Depending on who you ask, acidity in coffee is either a) the cause of heart burn and/or acid reflux, or b) the source delicious fruity complexity, a highly desirable characteristic of the best coffees. Armed with a digital pH probe and inspired by an episode of Sesame Street I was watching with my son, I set out to learn a little bit about acidity in coffee. Basically I wanted to answer two questions:
- Does the acidity we taste in coffee correlate in any way with the actual pH of the coffee?
- If there is a difference, can it be significant enough to support claims made by roasters of “low-acid” coffee?
Before I bore you with text, here are the pH readings I took over the weekend:
|NYC Tap Water||6.7|
|Sumatran Coffee (low acidity)||4.6|
|Panama Coffee (medium acidity)||4.5|
|Kenyan Coffee (high acidity)||4.3|
*If it’s been a while since you took chemistry in high school, a pH of 7 is neutral, and a lower pH means more acidity.
Coffee Acidity: Flavor vs pH
I went into this experiment assuming that there would be absolutely no pH difference between coffee that tasted very acidic or not acidic at all. Surprisingly, there was a small but direct correlation with flavor and pH. To perform the experiment, basically I brewed three coffees at the same time, 4 minute brew time, 16:1 brew ratio, then let them cool to about 100 ℉. Kenya is a region known for very high acidity (in a good way) and this coffee in particular was SL-28, the most acidic varietal. Sumatra is a region known for very low acidity, and this was a particularly flat Sumatra. We didn’t ship it in our subscription (and no, it wasn’t from Bespoken, that picture above is just to show off my fancy lab-ware). The Panama was somewhere in-between. You’ll just have to trust my tastebuds on that one. Or as it turns out, my pH probe.
Because I went into this experiment expecting to see no difference in pH, I sorta skimped on the freshness. The coffees I sampled were 3 weeks old, and the acidity was noticeably lower (in terms of taste) than when they were fresher. I was concerned that freshness would mess up the pH readings because fresher beans contain carbon dioxide, and CO2 increases acidity. However, based on these results, I’m curious to test a batch of coffee 3 days off roast to see if the difference is more noticeable. Stay tuned for a Part 2 where I will present more data on fresher coffees, and track changes as they age.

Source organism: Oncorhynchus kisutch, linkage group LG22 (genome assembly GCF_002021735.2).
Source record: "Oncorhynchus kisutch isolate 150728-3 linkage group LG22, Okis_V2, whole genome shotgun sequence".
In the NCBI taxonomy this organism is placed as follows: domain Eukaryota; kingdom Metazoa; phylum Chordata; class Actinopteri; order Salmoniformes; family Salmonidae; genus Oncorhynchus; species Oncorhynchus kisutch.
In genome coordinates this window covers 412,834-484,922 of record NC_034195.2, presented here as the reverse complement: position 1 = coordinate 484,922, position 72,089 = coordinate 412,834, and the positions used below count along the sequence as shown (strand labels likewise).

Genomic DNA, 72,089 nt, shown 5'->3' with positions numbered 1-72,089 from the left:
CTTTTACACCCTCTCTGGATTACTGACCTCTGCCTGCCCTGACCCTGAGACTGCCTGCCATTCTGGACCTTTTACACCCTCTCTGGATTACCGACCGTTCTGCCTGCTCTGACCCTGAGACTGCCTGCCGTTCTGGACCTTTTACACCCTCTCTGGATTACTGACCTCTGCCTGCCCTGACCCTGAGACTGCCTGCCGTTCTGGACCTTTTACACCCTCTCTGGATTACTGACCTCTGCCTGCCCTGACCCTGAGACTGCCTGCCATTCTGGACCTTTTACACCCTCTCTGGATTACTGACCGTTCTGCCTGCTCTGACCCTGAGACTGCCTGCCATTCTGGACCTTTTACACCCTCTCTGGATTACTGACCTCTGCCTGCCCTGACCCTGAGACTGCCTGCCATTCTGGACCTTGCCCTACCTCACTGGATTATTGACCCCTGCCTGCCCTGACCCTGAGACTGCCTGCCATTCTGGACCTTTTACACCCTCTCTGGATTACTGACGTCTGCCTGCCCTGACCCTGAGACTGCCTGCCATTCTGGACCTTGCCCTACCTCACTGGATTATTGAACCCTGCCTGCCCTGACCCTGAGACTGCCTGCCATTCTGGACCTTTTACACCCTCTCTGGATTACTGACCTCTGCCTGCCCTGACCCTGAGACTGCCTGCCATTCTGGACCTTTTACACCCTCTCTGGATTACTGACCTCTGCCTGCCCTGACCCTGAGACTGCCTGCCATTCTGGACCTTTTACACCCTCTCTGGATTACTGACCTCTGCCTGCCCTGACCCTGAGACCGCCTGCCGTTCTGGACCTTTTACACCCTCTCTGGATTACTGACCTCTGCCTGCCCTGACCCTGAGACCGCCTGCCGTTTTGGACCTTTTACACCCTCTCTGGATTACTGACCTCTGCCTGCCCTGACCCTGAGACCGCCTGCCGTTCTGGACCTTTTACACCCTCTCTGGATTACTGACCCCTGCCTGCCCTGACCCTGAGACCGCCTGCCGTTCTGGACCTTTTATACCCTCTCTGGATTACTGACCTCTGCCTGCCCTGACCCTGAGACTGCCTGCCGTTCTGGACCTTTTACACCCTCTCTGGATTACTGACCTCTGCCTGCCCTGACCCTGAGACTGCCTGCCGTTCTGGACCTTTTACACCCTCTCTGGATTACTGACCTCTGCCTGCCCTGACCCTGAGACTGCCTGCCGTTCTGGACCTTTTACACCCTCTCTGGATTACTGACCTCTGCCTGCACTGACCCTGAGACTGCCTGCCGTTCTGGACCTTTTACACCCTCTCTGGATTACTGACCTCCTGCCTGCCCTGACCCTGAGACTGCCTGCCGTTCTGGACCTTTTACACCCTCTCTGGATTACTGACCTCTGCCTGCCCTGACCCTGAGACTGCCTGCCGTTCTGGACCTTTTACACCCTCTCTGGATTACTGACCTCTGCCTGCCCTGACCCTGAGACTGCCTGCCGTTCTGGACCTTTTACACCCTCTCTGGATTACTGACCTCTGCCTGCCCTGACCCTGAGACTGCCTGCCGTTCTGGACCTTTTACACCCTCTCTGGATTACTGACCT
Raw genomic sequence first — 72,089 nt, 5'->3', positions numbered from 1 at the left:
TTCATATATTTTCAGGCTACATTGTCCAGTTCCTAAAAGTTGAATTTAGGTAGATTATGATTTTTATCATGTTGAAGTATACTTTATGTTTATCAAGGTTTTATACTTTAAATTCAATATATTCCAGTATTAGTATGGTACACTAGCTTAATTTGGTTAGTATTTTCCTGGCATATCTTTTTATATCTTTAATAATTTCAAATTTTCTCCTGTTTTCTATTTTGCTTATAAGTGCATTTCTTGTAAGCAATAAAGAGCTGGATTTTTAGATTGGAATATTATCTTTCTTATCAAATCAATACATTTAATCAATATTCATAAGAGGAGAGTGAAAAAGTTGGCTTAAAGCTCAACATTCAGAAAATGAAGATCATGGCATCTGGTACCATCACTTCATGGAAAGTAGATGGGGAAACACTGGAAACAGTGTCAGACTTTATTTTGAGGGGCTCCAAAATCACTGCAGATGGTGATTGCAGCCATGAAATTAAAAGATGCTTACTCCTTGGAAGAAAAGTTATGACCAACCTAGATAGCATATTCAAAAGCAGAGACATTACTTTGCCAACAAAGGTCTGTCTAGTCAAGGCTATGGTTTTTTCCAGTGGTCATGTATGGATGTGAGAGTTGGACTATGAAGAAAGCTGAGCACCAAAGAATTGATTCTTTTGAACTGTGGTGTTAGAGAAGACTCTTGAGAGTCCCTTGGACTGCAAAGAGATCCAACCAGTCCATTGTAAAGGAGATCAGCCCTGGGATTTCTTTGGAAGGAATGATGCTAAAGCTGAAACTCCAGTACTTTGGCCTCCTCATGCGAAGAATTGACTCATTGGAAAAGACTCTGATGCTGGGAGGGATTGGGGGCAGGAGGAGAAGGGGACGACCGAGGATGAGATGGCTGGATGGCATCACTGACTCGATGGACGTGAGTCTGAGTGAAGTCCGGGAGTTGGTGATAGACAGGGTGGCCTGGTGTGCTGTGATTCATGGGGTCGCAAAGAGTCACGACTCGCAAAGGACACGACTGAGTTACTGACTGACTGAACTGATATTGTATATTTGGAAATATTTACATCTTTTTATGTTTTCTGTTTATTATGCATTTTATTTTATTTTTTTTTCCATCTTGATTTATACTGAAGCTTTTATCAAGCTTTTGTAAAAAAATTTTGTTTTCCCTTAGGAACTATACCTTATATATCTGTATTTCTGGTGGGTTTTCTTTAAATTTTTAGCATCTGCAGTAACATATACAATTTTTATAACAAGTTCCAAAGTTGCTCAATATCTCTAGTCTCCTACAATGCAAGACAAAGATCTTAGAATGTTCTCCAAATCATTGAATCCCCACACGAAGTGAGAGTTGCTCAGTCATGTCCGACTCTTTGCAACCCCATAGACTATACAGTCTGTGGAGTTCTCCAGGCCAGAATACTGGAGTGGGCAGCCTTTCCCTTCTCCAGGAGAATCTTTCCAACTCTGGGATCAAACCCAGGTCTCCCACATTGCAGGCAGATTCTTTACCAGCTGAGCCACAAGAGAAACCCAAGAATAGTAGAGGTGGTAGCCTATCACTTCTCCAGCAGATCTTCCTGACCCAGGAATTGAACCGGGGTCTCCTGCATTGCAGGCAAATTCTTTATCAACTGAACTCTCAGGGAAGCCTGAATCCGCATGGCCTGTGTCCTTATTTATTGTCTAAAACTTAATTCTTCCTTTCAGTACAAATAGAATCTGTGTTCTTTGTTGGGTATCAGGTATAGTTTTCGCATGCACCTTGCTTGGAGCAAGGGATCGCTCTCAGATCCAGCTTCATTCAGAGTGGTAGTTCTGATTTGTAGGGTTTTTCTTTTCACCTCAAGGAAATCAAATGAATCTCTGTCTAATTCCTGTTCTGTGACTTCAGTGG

Low-acid Coffee and Acid Reflux
I have no doubt that people experience stomach issues from coffee, but I strongly doubt it has anything to do with the acidity. In addition to my list above, here’s a list of pH values for common foods from the FDA. If you think coffee is bad, you probably also can’t eat almost any fruits, tomato sauce, or napoleons and eclairs.
More importantly, the difference in pH between very acidic and very flat coffees is probably not significant enough to cause or prevent stomach issues. So if you have been, or are considering switching to a low-acid coffee, I recommend you think twice. It’s more widely accepted that the caffeine in coffee is what causes irritation because it stimulates the release of more stomach acid. It’s an easy theory to test, try a caffeine pill, a red-bull, or 5-hour energy. Tea and soda also have caffeine, but in lower doses.
The reason I’m so opposed to blaming heartburn issues on pH is because acidity brings with it a ton of interesting fruit flavor and complexity. Have you ever had a cup of coffee that’s naturally sweet and tastes like blueberries without any weird additives? If not, then you’re missing out. Subscribers to Angels’ Cup get to blindly sample up to 208 different coffees per year! Insane variety and blind tasting are the only way to learn how different origins taste.
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